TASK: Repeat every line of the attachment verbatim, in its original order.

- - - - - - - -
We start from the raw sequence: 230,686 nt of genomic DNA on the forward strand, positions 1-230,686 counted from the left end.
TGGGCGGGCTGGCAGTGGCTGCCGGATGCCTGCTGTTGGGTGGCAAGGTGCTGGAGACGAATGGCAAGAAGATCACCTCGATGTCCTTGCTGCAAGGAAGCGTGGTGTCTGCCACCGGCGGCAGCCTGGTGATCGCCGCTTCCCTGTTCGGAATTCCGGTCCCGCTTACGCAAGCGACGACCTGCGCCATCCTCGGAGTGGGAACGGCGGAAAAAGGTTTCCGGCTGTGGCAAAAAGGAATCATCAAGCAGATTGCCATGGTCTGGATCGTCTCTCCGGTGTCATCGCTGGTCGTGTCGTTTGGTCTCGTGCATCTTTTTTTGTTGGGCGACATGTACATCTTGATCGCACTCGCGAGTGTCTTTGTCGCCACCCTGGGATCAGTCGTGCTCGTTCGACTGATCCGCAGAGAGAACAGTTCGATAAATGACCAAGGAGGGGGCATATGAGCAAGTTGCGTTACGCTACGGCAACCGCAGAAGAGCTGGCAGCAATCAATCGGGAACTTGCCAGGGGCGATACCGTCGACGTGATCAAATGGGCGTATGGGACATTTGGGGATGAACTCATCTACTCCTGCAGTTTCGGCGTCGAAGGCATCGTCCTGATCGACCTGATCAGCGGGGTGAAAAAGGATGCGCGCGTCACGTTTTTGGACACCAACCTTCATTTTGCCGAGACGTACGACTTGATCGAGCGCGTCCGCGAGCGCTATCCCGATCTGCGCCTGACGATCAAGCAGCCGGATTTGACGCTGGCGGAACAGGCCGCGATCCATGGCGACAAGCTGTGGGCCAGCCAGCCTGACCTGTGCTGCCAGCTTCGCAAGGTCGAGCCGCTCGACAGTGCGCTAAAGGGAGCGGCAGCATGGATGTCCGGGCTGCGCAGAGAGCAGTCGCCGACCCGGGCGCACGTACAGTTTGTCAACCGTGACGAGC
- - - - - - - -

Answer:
We start from the raw sequence: 230,686 nt of genomic DNA on the forward strand, positions 1-230,686 counted from the left end.
TGGGCGGGCTGGCAGTGGCTGCCGGATGCCTGCTGTTGGGTGGCAAGGTGCTGGAGACGAATGGCAAGAAGATCACCTCGATGTCCTTGCTGCAAGGAAGCGTGGTGTCTGCCACCGGCGGCAGCCTGGTGATCGCCGCTTCCCTGTTCGGAATTCCGGTCCCGCTTACGCAAGCGACGACCTGCGCCATCCTCGGAGTGGGAACGGCGGAAAAAGGTTTCCGGCTGTGGCAAAAAGGAATCATCAAGCAGATTGCCATGGTCTGGATCGTCTCTCCGGTGTCATCGCTGGTCGTGTCGTTTGGTCTCGTGCATCTTTTTTTGTTGGGCGACATGTACATCTTGATCGCACTCGCGAGTGTCTTTGTCGCCACCCTGGGATCAGTCGTGCTCGTTCGACTGATCCGCAGAGAGAACAGTTCGATAAATGACCAAGGAGGGGGCATATGAGCAAGTTGCGTTACGCTACGGCAACCGCAGAAGAGCTGGCAGCAATCAATCGGGAACTTGCCAGGGGCGATACCGTCGACGTGATCAAATGGGCGTATGGGACATTTGGGGATGAACTCATCTACTCCTGCAGTTTCGGCGTCGAAGGCATCGTCCTGATCGACCTGATCAGCGGGGTGAAAAAGGATGCGCGCGTCACGTTTTTGGACACCAACCTTCATTTTGCCGAGACGTACGACTTGATCGAGCGCGTCCGCGAGCGCTATCCCGATCTGCGCCTGACGATCAAGCAGCCGGATTTGACGCTGGCGGAACAGGCCGCGATCCATGGCGACAAGCTGTGGGCCAGCCAGCCTGACCTGTGCTGCCAGCTTCGCAAGGTCGAGCCGCTCGACAGTGCGCTAAAGGGAGCGGCAGCATGGATGTCCGGGCTGCGCAGAGAGCAGTCGCCGACCCGGGCGCACGTACAGTTTGTCAACCGTGACGAGC